Following extraction of extracellular tumor-derived or tumor-associated RNA from plasma or serum and amplification of the corresponding cDNA, ribonucleic acid (RNA) may be transcribed or manufactured back from the amplified DNA as a further option. Transcription of RNA may be performed by employing a primer with an RNA polymerase promoter region joined to the standard primer sequence of the cDNA in an amplification reaction. RNA is then transcribed from the attached promoter region. In the preferred embodiment, amplified cDNA is cloned into an expression vector, and RNA is transcribed. Furthermore, as an optional preferred embodiment, the RNA is used in an in vitro translation reaction to manufacture tumor-associated or tumor-specific protein or associated peptides or oligopeptides, according to methods currently known in the art (73-76). Note, these cited references, and those to follow, are incorporated herein by reference in their entirety for their description for performing the various assays identified therein.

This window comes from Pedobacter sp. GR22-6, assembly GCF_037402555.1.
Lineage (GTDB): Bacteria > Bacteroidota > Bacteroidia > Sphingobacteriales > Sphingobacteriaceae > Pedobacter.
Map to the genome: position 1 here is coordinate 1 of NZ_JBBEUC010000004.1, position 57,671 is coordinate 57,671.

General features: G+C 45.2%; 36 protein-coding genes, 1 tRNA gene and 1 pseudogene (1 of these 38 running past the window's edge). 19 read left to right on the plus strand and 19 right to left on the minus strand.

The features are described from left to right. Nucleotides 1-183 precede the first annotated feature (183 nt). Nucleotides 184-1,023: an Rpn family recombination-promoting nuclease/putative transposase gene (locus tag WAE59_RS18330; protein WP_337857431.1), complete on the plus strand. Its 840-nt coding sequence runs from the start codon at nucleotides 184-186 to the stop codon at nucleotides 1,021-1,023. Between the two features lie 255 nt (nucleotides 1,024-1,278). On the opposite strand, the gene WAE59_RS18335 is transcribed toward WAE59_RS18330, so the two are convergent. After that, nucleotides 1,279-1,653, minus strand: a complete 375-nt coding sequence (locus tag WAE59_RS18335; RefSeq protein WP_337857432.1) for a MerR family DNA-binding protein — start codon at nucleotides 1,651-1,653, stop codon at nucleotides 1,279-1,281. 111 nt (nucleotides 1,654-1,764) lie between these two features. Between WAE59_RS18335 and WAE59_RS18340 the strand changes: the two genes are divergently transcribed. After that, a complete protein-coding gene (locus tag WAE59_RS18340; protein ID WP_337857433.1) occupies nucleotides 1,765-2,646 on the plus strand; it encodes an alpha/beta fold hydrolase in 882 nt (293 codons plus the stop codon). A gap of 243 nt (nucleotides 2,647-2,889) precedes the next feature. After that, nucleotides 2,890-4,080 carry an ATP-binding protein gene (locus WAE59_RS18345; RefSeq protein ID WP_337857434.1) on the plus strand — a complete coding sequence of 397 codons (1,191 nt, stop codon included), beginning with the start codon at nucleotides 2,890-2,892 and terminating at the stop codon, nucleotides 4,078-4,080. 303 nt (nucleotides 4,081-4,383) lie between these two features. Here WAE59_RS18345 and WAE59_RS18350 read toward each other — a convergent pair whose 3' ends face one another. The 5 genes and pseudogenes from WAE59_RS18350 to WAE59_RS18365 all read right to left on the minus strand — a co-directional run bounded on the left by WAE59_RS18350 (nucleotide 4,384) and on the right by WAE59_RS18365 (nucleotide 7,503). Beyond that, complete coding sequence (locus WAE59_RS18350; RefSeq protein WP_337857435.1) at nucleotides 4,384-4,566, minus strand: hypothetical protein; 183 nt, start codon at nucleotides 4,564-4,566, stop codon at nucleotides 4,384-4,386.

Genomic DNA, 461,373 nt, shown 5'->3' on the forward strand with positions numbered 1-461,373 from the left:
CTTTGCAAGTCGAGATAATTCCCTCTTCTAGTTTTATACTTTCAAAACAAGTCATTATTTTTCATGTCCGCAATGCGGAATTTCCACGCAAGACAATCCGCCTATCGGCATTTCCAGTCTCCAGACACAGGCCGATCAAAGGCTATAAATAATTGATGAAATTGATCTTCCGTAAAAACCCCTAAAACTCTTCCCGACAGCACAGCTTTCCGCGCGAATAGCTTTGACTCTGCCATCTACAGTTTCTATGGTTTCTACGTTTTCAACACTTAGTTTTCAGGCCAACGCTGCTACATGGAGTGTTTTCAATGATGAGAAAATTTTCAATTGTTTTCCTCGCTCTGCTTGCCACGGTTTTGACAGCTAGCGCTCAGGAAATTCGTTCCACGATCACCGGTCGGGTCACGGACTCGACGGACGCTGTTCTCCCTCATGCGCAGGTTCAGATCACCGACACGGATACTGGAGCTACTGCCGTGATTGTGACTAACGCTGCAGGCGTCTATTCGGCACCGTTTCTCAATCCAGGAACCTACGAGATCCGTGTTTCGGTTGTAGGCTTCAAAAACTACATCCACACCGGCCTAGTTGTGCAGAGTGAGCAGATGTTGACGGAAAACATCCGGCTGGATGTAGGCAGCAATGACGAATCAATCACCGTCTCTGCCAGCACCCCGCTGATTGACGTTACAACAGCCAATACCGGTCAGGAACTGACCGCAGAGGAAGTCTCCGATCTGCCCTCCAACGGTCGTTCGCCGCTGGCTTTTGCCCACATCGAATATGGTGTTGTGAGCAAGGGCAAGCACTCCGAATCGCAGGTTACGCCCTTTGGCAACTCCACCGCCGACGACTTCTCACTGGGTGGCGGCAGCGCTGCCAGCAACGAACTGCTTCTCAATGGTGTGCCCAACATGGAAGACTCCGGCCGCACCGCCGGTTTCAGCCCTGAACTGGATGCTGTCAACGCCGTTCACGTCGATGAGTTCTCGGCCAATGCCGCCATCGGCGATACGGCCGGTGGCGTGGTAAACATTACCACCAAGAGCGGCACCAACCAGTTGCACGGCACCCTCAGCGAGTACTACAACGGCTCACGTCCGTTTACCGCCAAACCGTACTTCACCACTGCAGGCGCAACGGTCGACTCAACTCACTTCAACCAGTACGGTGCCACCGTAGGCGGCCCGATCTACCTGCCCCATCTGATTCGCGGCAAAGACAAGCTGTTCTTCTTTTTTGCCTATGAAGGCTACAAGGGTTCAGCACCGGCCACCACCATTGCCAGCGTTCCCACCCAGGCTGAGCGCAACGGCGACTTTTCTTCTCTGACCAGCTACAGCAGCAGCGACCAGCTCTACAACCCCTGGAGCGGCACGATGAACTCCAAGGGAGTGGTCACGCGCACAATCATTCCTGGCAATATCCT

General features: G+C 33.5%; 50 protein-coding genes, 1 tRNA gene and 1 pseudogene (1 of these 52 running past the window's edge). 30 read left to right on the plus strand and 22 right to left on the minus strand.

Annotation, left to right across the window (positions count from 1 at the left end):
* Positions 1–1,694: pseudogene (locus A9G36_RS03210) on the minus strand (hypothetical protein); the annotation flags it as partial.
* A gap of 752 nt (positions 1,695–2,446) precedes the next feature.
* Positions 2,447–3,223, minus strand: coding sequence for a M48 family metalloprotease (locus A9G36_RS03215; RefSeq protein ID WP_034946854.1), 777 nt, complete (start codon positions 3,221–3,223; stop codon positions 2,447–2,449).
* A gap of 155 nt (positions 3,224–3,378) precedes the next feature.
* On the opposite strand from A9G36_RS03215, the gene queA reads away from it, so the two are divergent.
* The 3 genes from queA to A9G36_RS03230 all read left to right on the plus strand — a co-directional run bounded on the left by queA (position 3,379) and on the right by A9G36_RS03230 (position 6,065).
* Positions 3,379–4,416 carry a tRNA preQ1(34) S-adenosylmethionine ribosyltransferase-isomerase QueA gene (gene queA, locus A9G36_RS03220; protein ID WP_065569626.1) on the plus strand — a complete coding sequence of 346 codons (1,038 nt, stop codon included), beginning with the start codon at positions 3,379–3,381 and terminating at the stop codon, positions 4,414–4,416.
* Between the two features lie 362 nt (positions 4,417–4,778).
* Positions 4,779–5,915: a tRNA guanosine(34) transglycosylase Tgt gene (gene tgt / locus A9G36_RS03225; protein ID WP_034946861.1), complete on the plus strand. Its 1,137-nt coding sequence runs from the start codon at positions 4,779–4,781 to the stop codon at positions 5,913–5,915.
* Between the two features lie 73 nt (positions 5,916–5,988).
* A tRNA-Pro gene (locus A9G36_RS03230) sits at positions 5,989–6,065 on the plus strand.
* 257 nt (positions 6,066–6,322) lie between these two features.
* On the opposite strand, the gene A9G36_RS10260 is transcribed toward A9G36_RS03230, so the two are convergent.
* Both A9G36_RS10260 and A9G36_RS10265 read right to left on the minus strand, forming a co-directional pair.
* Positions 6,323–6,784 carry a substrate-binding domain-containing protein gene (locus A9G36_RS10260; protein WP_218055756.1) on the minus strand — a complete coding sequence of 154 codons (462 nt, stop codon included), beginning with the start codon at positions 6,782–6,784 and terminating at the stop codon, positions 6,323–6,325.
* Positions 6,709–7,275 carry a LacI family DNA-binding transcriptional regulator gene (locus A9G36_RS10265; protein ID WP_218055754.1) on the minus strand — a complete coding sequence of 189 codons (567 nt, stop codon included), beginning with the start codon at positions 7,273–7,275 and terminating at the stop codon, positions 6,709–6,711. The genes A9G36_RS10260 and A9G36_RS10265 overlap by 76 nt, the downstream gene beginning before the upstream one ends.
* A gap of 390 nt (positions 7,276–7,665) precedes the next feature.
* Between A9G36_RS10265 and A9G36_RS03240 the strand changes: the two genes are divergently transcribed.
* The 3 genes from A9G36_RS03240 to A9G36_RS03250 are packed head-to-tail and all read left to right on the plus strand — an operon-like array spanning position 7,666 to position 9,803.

Extraction of tumor-derived or tumor-associated extracellular RNA, its amplification, characterization, and translation to tumor-associated or tumor-specific protein, provides significant utility, both in the assignment of therapy and in the development of tumor-specific therapies. Sequencing of RNA or cDNA allows assignment or development of antisense compounds, including synthetic oligonucleotides and other antisense constructs appropriately specific to the DNA, such as by construction of an expression plasmid such as by adapting the method of Aoki et al. (68) which is incorporated by reference in its entirety, or by other construction and use as referenced (77-81). Thus, application of the invention in this manner would entail the extraction of tumor-associated RNA from plasma or serum, followed by an optional step of reverse transcribing to cDNA, followed by amplification of the RNA or cDNA. The amplified product can then be sequenced to define the nucleic acid sequence of the tumor-associated RNA or cDNA. An antisense oligonucleotide is then constructed in such a manner as referenced above specific to the defined sequence, or alternatively, an already manufactured antisense compound is determined to be applicable, or may be manufactured when the sequence is known based upon knowledge of the primer sequence. Similarly, defining tumor characteristics by analysis of extracellular RNA allows assignment of specific monoclonal antibody or vaccine therapies appropriately specific to the tumor. Production of corresponding immunologic protein can be used in the development of tumor-specific monoclonal antibodies. Thus, application of the invention in this manner would entail the extraction of tumor-associated RNA from plasma or serum, followed by amplification to obtain a tumor-associated amplified product. The amplified product is translated, or transcribed and translated, into a protein or associated peptides or oligopeptides as previously described, thus providing a tumor-associated antigen. The tumor-associated antigen thus enables production of a monoclonal antibody directed against the antigen by use of hybridoma technology or other methods as currently practiced by the art (82). Said monoclonal antibody may further be conjugated with a toxin or other therapeutic agent (83), or with a radionucleotide (84) to provide further therapeutic or diagnostic use directed against the tumor. Similarly, translated protein or associated peptides or oligopeptides can be used in tumor-specific vaccine development. Furthermore, the extracellular RNA and complimentary DNA permit a means of defining or allowing the construction of a DNA construct which may be used in vaccine therapy. Specifically, the invention is applied to either define or obtain tumor-associated protein or peptides, RNA, or cDNA, by methods as previously described, and from which a tumor-directed vaccine may be developed or constructed. The methods by which the vaccine is further developed or constructed vary, but are known to the art (85-90), and are referenced herein in their entirety.